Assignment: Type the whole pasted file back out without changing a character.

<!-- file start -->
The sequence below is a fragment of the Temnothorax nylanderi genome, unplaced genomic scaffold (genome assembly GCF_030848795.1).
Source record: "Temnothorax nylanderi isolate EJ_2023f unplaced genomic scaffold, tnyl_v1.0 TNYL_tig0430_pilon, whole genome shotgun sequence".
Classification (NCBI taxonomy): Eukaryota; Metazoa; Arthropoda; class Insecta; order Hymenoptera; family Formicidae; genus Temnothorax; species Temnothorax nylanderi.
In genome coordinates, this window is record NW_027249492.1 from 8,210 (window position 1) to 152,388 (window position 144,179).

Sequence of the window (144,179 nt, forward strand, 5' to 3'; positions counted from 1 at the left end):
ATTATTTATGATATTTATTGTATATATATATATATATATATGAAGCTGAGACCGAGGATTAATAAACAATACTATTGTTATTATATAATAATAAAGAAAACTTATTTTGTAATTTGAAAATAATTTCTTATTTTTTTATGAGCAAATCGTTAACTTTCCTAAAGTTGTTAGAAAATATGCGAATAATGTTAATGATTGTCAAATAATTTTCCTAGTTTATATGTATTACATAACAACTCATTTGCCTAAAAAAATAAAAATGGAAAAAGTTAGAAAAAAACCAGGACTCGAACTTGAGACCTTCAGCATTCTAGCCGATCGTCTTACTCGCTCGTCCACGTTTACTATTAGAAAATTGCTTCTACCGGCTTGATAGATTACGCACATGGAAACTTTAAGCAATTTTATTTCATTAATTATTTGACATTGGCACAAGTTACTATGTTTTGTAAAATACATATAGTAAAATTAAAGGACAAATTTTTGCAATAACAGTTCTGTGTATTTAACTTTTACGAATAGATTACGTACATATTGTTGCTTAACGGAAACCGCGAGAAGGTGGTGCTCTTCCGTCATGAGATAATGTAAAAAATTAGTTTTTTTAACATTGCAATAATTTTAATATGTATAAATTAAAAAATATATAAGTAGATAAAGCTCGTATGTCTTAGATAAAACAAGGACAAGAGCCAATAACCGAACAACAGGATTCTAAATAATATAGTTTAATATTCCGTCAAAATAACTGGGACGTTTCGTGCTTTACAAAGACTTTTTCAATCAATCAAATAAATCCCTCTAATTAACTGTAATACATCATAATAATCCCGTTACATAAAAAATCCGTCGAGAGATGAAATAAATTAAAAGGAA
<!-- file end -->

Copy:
The sequence below is a fragment of the Temnothorax nylanderi genome, unplaced genomic scaffold (genome assembly GCF_030848795.1).
Source record: "Temnothorax nylanderi isolate EJ_2023f unplaced genomic scaffold, tnyl_v1.0 TNYL_tig0430_pilon, whole genome shotgun sequence".
Classification (NCBI taxonomy): Eukaryota; Metazoa; Arthropoda; class Insecta; order Hymenoptera; family Formicidae; genus Temnothorax; species Temnothorax nylanderi.
In genome coordinates, this window is record NW_027249492.1 from 8,210 (window position 1) to 152,388 (window position 144,179).

Sequence of the window (144,179 nt, forward strand, 5' to 3'; positions counted from 1 at the left end):
ATTATTTATGATATTTATTGTATATATATATATATATATATGAAGCTGAGACCGAGGATTAATAAACAATACTATTGTTATTATATAATAATAAAGAAAACTTATTTTGTAATTTGAAAATAATTTCTTATTTTTTTATGAGCAAATCGTTAACTTTCCTAAAGTTGTTAGAAAATATGCGAATAATGTTAATGATTGTCAAATAATTTTCCTAGTTTATATGTATTACATAACAACTCATTTGCCTAAAAAAATAAAAATGGAAAAAGTTAGAAAAAAACCAGGACTCGAACTTGAGACCTTCAGCATTCTAGCCGATCGTCTTACTCGCTCGTCCACGTTTACTATTAGAAAATTGCTTCTACCGGCTTGATAGATTACGCACATGGAAACTTTAAGCAATTTTATTTCATTAATTATTTGACATTGGCACAAGTTACTATGTTTTGTAAAATACATATAGTAAAATTAAAGGACAAATTTTTGCAATAACAGTTCTGTGTATTTAACTTTTACGAATAGATTACGTACATATTGTTGCTTAACGGAAACCGCGAGAAGGTGGTGCTCTTCCGTCATGAGATAATGTAAAAAATTAGTTTTTTTAACATTGCAATAATTTTAATATGTATAAATTAAAAAATATATAAGTAGATAAAGCTCGTATGTCTTAGATAAAACAAGGACAAGAGCCAATAACCGAACAACAGGATTCTAAATAATATAGTTTAATATTCCGTCAAAATAACTGGGACGTTTCGTGCTTTACAAAGACTTTTTCAATCAATCAAATAAATCCCTCTAATTAACTGTAATACATCATAATAATCCCGTTACATAAAAAATCCGTCGAGAGATGAAATAAATTAAAAGGAA